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Dispute over push to get social Web sites in classroom


By Suzanne Bates

Union Leader Correspondent
November 23, 2007

With a growing number of teenagers using social networking sites such as MySpace and Facebook, the National School Board Administration says there is a place for these sites in the classroom.

But a Boston-based child advocacy group says the recommendations stem from a corporate-sponsored study and administrators should keep commercial social networking sites out of schools.

Emily Coburn, chairwoman of the Merrimack School Board, said she doesn't see how using personal Web sites advances learning in the classroom.

"I think that kids need to access technology that's meaningful to their learning," she said, adding she doesn't see how MySpace is a necessary research tool.

The board is revamping all of its policies, which are more than 10 years old. Coburn said she doubts the old policies address something as current as social networking sites.

According to Merrimack High School's parent-student handbook, under district policies, students are forbidden to instant message, send personal e-mail or create a Web site using school computers. High School Principal Ken Johnson could not be reached for comment on whether the school has a specific policy regarding social networking.

The National School Board Administration study -- which was sponsored by Verizon, News Corporation (which owns MySpace) and Microsoft (which has a financial stake in Facebook) -- says social networking sites are "deeply embedded in the lifestyles of . . . teens."

The study says it includes an online survey of 1,277 students ages 9 to 17. Of those surveyed, 59 percent said they talk about education-related topics online. The study also says 50 percent of teens talk about homework online.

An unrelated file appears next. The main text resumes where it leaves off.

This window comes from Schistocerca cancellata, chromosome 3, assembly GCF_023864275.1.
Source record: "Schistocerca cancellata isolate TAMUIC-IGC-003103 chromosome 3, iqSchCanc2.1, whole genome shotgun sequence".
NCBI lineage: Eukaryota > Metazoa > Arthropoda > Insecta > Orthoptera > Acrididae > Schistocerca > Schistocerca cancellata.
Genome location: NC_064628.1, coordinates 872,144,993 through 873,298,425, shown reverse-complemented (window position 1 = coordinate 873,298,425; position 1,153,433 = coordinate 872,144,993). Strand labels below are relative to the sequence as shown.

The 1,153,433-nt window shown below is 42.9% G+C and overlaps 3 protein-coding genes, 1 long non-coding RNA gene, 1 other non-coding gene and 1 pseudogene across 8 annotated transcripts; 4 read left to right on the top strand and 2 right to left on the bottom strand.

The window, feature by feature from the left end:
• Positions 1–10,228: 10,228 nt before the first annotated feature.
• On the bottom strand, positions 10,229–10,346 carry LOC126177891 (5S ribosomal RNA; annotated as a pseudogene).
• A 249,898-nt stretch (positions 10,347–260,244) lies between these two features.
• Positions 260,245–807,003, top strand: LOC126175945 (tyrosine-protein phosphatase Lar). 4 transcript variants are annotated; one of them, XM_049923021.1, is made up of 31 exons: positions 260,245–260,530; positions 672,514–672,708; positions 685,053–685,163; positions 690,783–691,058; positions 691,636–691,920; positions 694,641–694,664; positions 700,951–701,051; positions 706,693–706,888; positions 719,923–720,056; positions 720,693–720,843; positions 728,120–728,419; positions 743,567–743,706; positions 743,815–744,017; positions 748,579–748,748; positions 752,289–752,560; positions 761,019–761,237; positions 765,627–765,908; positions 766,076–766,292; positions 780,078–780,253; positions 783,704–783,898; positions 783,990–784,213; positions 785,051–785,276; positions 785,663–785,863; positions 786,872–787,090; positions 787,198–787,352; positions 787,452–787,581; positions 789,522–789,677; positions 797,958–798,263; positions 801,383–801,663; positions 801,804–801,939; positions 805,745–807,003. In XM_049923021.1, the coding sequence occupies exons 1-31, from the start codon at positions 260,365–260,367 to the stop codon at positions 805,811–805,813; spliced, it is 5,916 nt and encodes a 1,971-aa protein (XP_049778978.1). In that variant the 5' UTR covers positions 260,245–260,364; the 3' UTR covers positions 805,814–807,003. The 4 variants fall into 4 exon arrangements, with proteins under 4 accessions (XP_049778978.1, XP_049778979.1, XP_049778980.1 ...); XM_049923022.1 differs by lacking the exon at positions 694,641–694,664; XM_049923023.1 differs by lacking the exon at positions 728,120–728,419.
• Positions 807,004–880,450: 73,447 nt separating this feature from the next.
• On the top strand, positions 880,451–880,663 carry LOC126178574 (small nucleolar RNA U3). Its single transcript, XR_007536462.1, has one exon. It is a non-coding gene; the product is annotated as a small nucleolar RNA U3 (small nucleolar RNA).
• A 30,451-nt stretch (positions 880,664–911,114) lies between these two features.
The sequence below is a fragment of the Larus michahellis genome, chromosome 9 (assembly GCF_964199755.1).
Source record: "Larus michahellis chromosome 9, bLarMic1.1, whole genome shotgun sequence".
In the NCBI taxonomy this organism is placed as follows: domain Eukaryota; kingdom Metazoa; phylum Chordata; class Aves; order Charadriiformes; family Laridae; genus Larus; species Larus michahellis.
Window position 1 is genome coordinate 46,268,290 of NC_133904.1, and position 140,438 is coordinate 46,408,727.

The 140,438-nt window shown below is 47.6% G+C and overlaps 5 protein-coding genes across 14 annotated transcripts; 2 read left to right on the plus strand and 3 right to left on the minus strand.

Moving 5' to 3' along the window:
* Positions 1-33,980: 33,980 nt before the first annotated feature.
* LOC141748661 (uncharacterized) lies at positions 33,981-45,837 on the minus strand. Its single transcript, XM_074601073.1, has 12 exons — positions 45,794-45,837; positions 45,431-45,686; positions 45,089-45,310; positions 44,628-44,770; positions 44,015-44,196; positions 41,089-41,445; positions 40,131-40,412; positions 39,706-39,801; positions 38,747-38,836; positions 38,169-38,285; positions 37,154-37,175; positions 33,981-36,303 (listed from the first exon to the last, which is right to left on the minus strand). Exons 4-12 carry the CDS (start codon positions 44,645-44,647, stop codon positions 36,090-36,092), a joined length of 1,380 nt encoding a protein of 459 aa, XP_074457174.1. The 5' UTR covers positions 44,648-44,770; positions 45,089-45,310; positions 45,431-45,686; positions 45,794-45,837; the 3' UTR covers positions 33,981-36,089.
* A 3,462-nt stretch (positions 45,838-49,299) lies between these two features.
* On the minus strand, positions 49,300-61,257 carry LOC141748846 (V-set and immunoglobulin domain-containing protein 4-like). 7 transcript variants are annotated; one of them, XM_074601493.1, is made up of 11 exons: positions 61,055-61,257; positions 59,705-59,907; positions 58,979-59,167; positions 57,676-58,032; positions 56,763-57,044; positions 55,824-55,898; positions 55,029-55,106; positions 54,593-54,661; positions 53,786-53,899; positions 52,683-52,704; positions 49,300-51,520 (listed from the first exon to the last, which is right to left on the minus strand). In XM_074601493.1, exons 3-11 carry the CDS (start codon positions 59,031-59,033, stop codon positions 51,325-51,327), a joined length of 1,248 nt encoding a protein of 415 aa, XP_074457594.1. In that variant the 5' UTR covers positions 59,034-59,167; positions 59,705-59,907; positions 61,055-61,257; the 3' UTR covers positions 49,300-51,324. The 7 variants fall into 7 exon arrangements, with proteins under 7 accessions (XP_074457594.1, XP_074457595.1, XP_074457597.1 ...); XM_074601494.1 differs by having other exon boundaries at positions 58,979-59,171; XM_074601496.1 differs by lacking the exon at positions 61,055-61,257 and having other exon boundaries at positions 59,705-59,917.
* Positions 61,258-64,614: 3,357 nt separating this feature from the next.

One of the recommendations the study makes is that school boards find ways to "harness the educational value of social networking." But Susan Linn, director of the Boston-based Campaign for a Commercial-Free Childhood (CCFC), said in an interview that commercially based social networking sites, including MySpace and Facebook, should be kept out of the classroom.

She said those sites are increasingly used by advertisers and marketers to reach out to children, and some of the advertisers aren't teen-friendly, including several alcohol and tobacco companies. In a news release, the CCFC said, "The Captain Morgan MySpace page explicitly promotes binge-drinking and alcohol-fueled sexual activity."

Linn said, "It seems to be that the corporate and commercial takeover of childhood and adolescence is escalating so rapidly. And there's not a lot of pushback from organizations like the National School Board Administration that should be pushing for caution."

In contrast, Linn said, she does see a place for non-commercial social networking sites through which students could reach out to their counterparts across the globe. She could not, however, think of any such sites.

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